Print Page  |  Contact Us  |  Sign In  |  Join ACAM
ACAM Integrative Medicine Blog
Blog Home All Blogs
Search all posts for:   

 

View all (361) posts »
 

Mung Dal Kitchari

Posted By Carol L. Hunter PhD, PMHCNS, CNP, Tuesday, February 21, 2017

Serving Size: 4 to 5
Ingredients:

  • 1 c yellow mung dal
  • 1 c basmati white or jasmine rice
  • 1 inch piece of fresh ginger, peeled and chopped fine
  • 2 Tbs shredded, unsweetened coconut
  • 1 small handful fresh cilantro leaves
  • ½ c water
  • 3 Tbs ghee
  • 1 and ½ inch of cinnamon bark
  • 5 cardamon pods
  • 5 cloves, whole
  • 10 black peppercorns, whole
  • 3 bay leaves
  • ¼ tsp turmeric
  • ¾ tsp sea salt
  • 6 c water
  • 1 slice of lime


Directions for kitchari

1.      Wash the mung dal and rice until water is clear. Soaking the dal for a few hours helps with digestibility.

2.      In a blender, put the ginger, coconut, cilantro and ½ cup water and blend until liquefied.

3.      Heat a large saucepan on medium heat and add the ghee, cinnamon, cloves, cardamom, peppercorns and bay leaves. Stir for a moment until fragrant.

4.      Add the blended items to the spices, then the turmeric and salt. Stir until lightly browned.

5.      Stir in the mung dal and rice and mix very well.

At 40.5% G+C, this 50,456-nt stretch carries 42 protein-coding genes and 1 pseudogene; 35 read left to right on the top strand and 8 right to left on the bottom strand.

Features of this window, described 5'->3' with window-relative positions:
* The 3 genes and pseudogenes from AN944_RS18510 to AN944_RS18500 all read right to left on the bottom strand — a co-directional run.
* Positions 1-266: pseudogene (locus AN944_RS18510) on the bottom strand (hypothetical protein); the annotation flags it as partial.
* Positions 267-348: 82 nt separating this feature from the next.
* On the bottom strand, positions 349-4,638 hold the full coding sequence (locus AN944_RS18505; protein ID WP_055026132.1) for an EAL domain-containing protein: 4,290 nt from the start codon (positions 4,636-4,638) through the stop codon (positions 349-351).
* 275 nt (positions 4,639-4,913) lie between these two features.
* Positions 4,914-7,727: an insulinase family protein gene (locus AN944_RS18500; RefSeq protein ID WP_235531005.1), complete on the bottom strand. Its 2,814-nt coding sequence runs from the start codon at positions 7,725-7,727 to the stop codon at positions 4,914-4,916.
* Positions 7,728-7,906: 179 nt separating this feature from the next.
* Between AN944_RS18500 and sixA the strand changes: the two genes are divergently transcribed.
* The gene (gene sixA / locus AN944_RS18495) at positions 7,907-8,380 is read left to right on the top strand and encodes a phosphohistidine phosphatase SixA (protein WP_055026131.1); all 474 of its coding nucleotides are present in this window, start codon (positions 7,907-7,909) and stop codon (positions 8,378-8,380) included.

6.      Pour in the 6 cups of water, cover and bring to a boil. Let boil for 5 minutes, then turn down the heat to very low and cook lightly covered until the dal and the rice are soft, about 25 to 30 minutes. Decorate with a few sprigs of cilantro and a lime slice or two.


Nutritional information:  per 1 cup of mung dal

147 calories

14 grams protein

15.5 grams of fiber



Directions for making ghee:

1.      Melt 8 sticks of unsalted butter in a large heavy pot over low to medium heat for about 30 minutes. Use the very best quality butter you can find from grass fed, no antibiotic cows. The butter will separate into 3 layers: white foam on top (water content), clarified butter in the middle and mild solids on the bottom.

2.      Strain butter through a fine sieve or cheese cloth into a mason jar.

3.      If you still see white milk solids, you can strain it a second time. It should be a clear yellow color and is known in India as liquid gold.



Bon appetite! This will be the easiest cleanse you have tried!

Recipe compliments of Ayurvedic Cooking for Self-Healing by Usha Lad and Dr. Vasant Lad, The Ayurvedic Press, Albuquerque, NM, 2nd edition. 

 Attached Thumbnails:

This post has not been tagged.

Share |
Permalink | Comments (0)
 
Community Search
Sign In
Sign In securely
Calendar

9/14/2017 » 9/16/2017
ACAM 2017 Annual Meeting

Latest News